I highlighted earlier the fact that Palestine in Jesus’ time was approximately 50 miles wide and 150 miles long, roughly equivalent to the size of the state of Connecticut. The vast majority of the Biblical story takes place in this small area. Palestine has often been referred to as “a land in-between.” It forms a land bridge between three continents, is the homeland of three monotheistic religions (Judaism, Christianity, and Islam), and is a territory where the sea and the desert come together.
For a small territory, it has amazing diversity in climate, plant and animal life. Mount Hermon is 9,200 feet high – higher than Mount St. Helens, while the Dead Sea is 1,300 feet below sea level – the lowest spot on earth. There are coastal plains, low lying hills, a central mountain ridge, and the impressive Jordan rift valley.
Knowing where Jesus traveled and who he talked with in these regions helps in understanding his message. I often challenge the participants in my adult education classes to pay attention to where Jesus was when a certain event occurred. This can often help us understand what he did and said.
Jesus’ home base was located in Galilee and three times during his short three-year public ministry he traveled in-and-out of this region; all of these journeys are described in the Gospel of Mark. Jesus also traveled to Perea, which is east of the Jordan River, but only Luke records this facet of his ministry. Jesus’ time in Judea is carefully documented in the Gospel of John and John’s chronology is often linked to various religious festivals.
Many of the insights I will be sharing with you in the weeks ahead come from my three trips to Israel in 1986, 1988 and 1980. Dr. James Fleming and Dr. James Martin were the biblical scholars who lead these study trips and they opened my eyes to the significance of the land and how understanding the geographical and cultural context of Jesus’ life and ministry provides important insights in the content of his teaching and deeds.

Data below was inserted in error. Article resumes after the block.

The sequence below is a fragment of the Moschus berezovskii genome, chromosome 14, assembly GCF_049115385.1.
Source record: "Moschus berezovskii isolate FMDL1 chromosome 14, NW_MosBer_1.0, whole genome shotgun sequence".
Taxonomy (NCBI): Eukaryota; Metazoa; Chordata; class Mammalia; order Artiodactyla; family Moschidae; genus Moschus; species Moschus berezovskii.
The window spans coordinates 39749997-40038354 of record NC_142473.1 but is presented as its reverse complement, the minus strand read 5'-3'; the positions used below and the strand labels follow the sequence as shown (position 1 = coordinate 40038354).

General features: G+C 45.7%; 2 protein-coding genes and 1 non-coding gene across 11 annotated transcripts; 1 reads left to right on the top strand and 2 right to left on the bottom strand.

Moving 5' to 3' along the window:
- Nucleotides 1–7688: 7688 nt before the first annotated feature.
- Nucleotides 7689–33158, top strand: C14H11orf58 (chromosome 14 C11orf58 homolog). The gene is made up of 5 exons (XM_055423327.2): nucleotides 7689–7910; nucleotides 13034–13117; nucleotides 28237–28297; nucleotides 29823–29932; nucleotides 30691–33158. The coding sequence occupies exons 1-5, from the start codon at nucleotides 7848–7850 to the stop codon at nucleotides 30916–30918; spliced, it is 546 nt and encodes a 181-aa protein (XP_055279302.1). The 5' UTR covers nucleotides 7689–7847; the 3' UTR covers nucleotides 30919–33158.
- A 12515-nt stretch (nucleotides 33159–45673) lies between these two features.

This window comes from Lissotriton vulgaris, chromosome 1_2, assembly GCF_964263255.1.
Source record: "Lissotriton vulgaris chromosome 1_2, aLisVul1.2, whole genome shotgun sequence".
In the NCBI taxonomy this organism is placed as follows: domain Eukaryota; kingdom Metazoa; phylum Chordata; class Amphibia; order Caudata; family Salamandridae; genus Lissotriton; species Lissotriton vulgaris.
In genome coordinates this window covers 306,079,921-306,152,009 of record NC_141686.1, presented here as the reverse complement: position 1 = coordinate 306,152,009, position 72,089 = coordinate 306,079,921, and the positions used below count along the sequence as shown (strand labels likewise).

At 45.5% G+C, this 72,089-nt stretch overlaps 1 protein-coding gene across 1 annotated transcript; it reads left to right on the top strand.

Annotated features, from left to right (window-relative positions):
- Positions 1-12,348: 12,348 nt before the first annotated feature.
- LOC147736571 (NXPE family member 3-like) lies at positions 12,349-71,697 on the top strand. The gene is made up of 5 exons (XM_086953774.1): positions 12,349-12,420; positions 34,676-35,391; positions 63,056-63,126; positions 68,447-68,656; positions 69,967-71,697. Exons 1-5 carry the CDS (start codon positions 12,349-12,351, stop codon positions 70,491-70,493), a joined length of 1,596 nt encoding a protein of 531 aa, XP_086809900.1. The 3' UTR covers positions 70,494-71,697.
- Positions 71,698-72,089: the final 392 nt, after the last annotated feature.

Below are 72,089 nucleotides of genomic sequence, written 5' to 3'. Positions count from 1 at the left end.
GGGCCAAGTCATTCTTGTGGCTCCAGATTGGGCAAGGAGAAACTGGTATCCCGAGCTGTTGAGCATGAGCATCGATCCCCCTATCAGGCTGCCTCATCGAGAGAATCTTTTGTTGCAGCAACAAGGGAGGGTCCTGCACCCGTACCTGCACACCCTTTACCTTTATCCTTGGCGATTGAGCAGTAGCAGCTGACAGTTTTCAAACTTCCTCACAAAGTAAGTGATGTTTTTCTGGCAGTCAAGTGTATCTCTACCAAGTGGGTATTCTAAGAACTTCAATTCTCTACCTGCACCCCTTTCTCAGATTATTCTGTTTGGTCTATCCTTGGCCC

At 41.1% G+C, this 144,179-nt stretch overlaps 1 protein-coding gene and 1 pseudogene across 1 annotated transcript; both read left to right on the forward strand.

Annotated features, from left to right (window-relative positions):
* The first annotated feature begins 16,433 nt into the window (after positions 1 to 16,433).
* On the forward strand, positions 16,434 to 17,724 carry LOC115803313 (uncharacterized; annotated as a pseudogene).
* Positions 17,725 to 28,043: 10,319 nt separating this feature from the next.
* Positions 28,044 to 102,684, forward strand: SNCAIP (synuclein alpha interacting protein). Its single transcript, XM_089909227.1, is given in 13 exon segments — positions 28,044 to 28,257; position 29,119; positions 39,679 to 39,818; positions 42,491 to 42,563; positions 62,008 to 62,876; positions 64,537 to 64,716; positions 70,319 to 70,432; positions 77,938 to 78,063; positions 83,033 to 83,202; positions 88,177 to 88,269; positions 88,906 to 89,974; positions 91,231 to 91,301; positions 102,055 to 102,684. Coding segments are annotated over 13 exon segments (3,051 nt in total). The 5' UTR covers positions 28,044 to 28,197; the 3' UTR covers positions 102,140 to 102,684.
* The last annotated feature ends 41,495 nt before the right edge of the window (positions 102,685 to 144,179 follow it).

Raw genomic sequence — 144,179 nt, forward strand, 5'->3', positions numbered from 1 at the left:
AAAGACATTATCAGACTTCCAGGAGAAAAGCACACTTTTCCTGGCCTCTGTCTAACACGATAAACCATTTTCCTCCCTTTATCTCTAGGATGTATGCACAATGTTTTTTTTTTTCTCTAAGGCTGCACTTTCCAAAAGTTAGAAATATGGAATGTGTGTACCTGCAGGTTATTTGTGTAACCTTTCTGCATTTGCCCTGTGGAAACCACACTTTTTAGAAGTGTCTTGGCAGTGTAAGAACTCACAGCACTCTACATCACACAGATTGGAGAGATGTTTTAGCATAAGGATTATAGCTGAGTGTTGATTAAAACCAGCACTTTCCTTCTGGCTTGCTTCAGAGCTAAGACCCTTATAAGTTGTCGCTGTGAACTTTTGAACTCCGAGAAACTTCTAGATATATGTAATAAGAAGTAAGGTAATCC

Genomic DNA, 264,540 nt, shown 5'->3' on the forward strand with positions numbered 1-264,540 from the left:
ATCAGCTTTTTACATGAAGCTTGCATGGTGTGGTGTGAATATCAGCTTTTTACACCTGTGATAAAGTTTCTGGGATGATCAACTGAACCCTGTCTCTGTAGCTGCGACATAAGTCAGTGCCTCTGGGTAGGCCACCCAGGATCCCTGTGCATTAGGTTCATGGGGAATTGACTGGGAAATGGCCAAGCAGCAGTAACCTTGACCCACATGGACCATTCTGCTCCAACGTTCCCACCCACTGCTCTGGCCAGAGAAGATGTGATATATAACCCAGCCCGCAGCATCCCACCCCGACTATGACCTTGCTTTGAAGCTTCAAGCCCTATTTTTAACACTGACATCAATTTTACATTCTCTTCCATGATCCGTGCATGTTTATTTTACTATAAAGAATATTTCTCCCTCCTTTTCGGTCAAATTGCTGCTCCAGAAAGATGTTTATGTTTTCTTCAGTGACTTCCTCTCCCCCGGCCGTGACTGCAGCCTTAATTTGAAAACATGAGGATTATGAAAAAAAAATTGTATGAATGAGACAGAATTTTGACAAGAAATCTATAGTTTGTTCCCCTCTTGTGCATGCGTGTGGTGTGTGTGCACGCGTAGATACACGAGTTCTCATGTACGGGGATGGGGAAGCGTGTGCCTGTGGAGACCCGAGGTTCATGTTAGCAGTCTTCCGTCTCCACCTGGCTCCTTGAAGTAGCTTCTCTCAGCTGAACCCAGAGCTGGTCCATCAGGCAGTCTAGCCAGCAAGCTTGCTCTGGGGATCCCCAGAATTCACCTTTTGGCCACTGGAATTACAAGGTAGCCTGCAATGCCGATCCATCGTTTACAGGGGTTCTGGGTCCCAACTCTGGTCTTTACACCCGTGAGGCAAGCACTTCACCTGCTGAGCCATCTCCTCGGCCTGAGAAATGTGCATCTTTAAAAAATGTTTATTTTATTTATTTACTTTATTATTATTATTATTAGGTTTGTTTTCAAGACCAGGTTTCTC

I still remember the thrill of walking on land where Jesus walked and visiting the area around the Sea of Galilee where Jesus spent so much time. I also have a clear memory of standing outside Jerusalem and looking toward the Herodian, one of Herod the Great’s mountain fortresses. It was from a location like this that Jesus told his disciples that if they had the faith to move mountains, it could be done. To the disciples, who knew that Herod the Great had actually forced Jewish workers to literally move the top of one mountain to its neighboring peak in order to build this fortress, Jesus’ observation hit home!
This experience was an eye-opener to me because it showed the important connection between location – the geographical context — and Jesus’ teachings. The connections between the words of Scripture and the land itself provided a deepened understanding of the Biblical message, the gospel of peace (shalom), and I have been blessed ever since. I will share these insights with you in the weeks ahead.
- Do any examples come to mind of important experiences in your life where the location of the experience was a key to what occurred?
- Here’s a helpful key when reading the Bible: First, what did God say and do then and there? Second, what does it mean for us here and now? Addressing both questions is important as we read God’s Word.
- If you want to learn more about the land of Palestine during Jesus’ time – and I would encourage you to do this, take advantage of the excellent resources of the Preserving Bible Times. Their web site is www.preservingbibletimes.org. In particular, explore their “Above Israel” and “The Bible and the Land” DVDs as well as two very helpful books – A Visual Guide to Bible Events and A Visual Guide to Gospel Events.
- Doug Greenwold, the Executive Director of Preserving Bible Times, leads a trip to Israel each year and the web site noted above will provide details if you are interested in joining him for this remarkable Holy Land experience.